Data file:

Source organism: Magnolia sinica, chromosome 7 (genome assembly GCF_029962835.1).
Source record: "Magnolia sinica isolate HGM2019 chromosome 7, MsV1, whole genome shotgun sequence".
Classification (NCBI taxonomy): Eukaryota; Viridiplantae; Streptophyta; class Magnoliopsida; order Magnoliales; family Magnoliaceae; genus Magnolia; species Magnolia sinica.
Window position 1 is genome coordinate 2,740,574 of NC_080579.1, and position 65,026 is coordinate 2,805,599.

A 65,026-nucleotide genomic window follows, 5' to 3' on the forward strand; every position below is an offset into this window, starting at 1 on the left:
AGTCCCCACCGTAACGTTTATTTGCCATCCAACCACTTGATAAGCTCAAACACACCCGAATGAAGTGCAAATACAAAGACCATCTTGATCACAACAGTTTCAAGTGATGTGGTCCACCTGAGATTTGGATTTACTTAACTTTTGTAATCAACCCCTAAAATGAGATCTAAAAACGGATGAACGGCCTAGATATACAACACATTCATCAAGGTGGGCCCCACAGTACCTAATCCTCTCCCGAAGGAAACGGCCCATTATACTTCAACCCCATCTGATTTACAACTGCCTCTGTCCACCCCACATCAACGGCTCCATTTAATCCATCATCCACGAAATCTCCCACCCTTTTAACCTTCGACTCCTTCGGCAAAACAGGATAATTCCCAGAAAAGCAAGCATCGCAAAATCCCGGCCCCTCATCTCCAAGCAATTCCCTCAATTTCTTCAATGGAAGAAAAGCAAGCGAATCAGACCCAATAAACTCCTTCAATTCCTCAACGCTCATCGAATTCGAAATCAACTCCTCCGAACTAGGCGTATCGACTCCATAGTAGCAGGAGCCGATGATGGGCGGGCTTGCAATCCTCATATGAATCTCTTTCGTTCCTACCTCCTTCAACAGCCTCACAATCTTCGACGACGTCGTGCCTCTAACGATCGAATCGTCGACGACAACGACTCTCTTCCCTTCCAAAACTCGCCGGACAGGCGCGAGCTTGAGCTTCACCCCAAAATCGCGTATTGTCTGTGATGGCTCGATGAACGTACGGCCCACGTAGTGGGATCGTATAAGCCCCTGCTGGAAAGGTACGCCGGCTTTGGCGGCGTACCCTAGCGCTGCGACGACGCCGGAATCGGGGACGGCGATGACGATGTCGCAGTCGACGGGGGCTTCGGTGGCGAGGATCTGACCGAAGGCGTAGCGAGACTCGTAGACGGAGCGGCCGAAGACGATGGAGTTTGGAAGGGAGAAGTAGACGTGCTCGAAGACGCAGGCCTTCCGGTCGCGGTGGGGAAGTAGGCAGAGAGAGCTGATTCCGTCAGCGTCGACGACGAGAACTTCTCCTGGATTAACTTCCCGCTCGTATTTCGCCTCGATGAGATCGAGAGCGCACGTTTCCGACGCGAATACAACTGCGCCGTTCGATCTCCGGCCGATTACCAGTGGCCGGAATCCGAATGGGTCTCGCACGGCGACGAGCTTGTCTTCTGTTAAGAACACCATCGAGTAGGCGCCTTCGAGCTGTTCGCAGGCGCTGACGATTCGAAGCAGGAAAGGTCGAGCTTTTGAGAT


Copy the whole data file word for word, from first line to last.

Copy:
Source organism: Magnolia sinica, chromosome 7 (genome assembly GCF_029962835.1).
Source record: "Magnolia sinica isolate HGM2019 chromosome 7, MsV1, whole genome shotgun sequence".
Classification (NCBI taxonomy): Eukaryota; Viridiplantae; Streptophyta; class Magnoliopsida; order Magnoliales; family Magnoliaceae; genus Magnolia; species Magnolia sinica.
Window position 1 is genome coordinate 2,740,574 of NC_080579.1, and position 65,026 is coordinate 2,805,599.

A 65,026-nucleotide genomic window follows, 5' to 3' on the forward strand; every position below is an offset into this window, starting at 1 on the left:
AGTCCCCACCGTAACGTTTATTTGCCATCCAACCACTTGATAAGCTCAAACACACCCGAATGAAGTGCAAATACAAAGACCATCTTGATCACAACAGTTTCAAGTGATGTGGTCCACCTGAGATTTGGATTTACTTAACTTTTGTAATCAACCCCTAAAATGAGATCTAAAAACGGATGAACGGCCTAGATATACAACACATTCATCAAGGTGGGCCCCACAGTACCTAATCCTCTCCCGAAGGAAACGGCCCATTATACTTCAACCCCATCTGATTTACAACTGCCTCTGTCCACCCCACATCAACGGCTCCATTTAATCCATCATCCACGAAATCTCCCACCCTTTTAACCTTCGACTCCTTCGGCAAAACAGGATAATTCCCAGAAAAGCAAGCATCGCAAAATCCCGGCCCCTCATCTCCAAGCAATTCCCTCAATTTCTTCAATGGAAGAAAAGCAAGCGAATCAGACCCAATAAACTCCTTCAATTCCTCAACGCTCATCGAATTCGAAATCAACTCCTCCGAACTAGGCGTATCGACTCCATAGTAGCAGGAGCCGATGATGGGCGGGCTTGCAATCCTCATATGAATCTCTTTCGTTCCTACCTCCTTCAACAGCCTCACAATCTTCGACGACGTCGTGCCTCTAACGATCGAATCGTCGACGACAACGACTCTCTTCCCTTCCAAAACTCGCCGGACAGGCGCGAGCTTGAGCTTCACCCCAAAATCGCGTATTGTCTGTGATGGCTCGATGAACGTACGGCCCACGTAGTGGGATCGTATAAGCCCCTGCTGGAAAGGTACGCCGGCTTTGGCGGCGTACCCTAGCGCTGCGACGACGCCGGAATCGGGGACGGCGATGACGATGTCGCAGTCGACGGGGGCTTCGGTGGCGAGGATCTGACCGAAGGCGTAGCGAGACTCGTAGACGGAGCGGCCGAAGACGATGGAGTTTGGAAGGGAGAAGTAGACGTGCTCGAAGACGCAGGCCTTCCGGTCGCGGTGGGGAAGTAGGCAGAGAGAGCTGATTCCGTCAGCGTCGACGACGAGAACTTCTCCTGGATTAACTTCCCGCTCGTATTTCGCCTCGATGAGATCGAGAGCGCACGTTTCCGACGCGAATACAACTGCGCCGTTCGATCTCCGGCCGATTACCAGTGGCCGGAATCCGAATGGGTCTCGCACGGCGACGAGCTTGTCTTCTGTTAAGAACACCATCGAGTAGGCGCCTTCGAGCTGTTCGCAGGCGCTGACGATTCGAAGCAGGAAAGGTCGAGCTTTTGAGAT